After Facebook Bans FishVille, Zynga Pulls Plug On All Performance-Based Ads

More fallout from the media backlash surrounding the performance-based ads that social gaming companies like Zynga have been using to monetize their games. Zynga CEO Mark Pincus said that the company will be removing “all CPA [cost-per-action] offers” from its games until further notice. This comes after Facebook banned Fishville — one of Zynga’s newest games — after finding that it was serving users ads that violated the social net’s terms and conditions.

TechCrunch reports that FishVille’s ads were deceptive because they don’t clearly explain that to “complete” the offer (and get virtual coins in the game), users need to subscribe to a $10-$20 monthly mobile service; the ads also don’t ask users to opt-in to supplying their personal information. While MySpace formally updated its ad policies with regards to these kinds of in-game ads, Facebook kept mum. The FishVille ban seems to be a more definitive response to all the negative press.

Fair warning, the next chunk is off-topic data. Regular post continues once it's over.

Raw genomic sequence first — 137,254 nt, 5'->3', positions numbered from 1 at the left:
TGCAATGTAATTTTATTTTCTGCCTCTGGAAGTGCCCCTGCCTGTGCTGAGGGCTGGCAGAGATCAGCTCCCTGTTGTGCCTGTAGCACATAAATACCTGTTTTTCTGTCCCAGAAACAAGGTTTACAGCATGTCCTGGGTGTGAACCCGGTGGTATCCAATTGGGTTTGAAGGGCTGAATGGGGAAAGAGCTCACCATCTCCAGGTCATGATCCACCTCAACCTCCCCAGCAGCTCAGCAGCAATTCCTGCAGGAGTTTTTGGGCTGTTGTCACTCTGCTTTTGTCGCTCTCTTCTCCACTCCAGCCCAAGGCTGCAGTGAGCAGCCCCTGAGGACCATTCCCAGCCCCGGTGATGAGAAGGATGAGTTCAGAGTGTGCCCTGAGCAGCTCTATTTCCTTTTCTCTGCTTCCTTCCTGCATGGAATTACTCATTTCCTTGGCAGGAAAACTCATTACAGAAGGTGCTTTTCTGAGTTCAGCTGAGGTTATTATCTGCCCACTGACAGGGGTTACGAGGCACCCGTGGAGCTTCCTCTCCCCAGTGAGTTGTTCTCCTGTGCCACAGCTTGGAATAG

For Zynga, the Facebook ban is a big problem — the company can’t monetize FishVille as long as its offline — but it also makes Pincus’ (pictured) previous blog post about Zynga’s efforts to clean up its ads seem farcical. So now the damage control comes in the form of a more definitive statement about pulling the plug on all of the offer-based ads, though Pincus still shifts much of the responsibility to social media ad network doubleding, which he says the company helped fund:

“i want to be clear that zynga had no control over the pages being shown … with regards to yesterday’s incident, the offer provider, doubleding, told us this was the result of their failure to remove an optimization queue which was still showing these ads to 10% of pageviews” (The lack of capitalization is his). Moving forward, Pincus says Zynga won’t user offer-based ads unless it controls their “inclusion and presentation” to users.

This shift by Zynga away from using companies like Offerpal and doubleding to serve its ads will likely be mimicked by some of the other social gaming firms (expect a flood of “we don’t use scammy ads” press releases); this will stunt the growth of those companies and the CPA ad business for social networks overall. But Zynga and its rivals have also maintained that the majority of their revenues come directly from users — not performance or display ads — so the switch will likely only incrementally impact their own performance in the long run.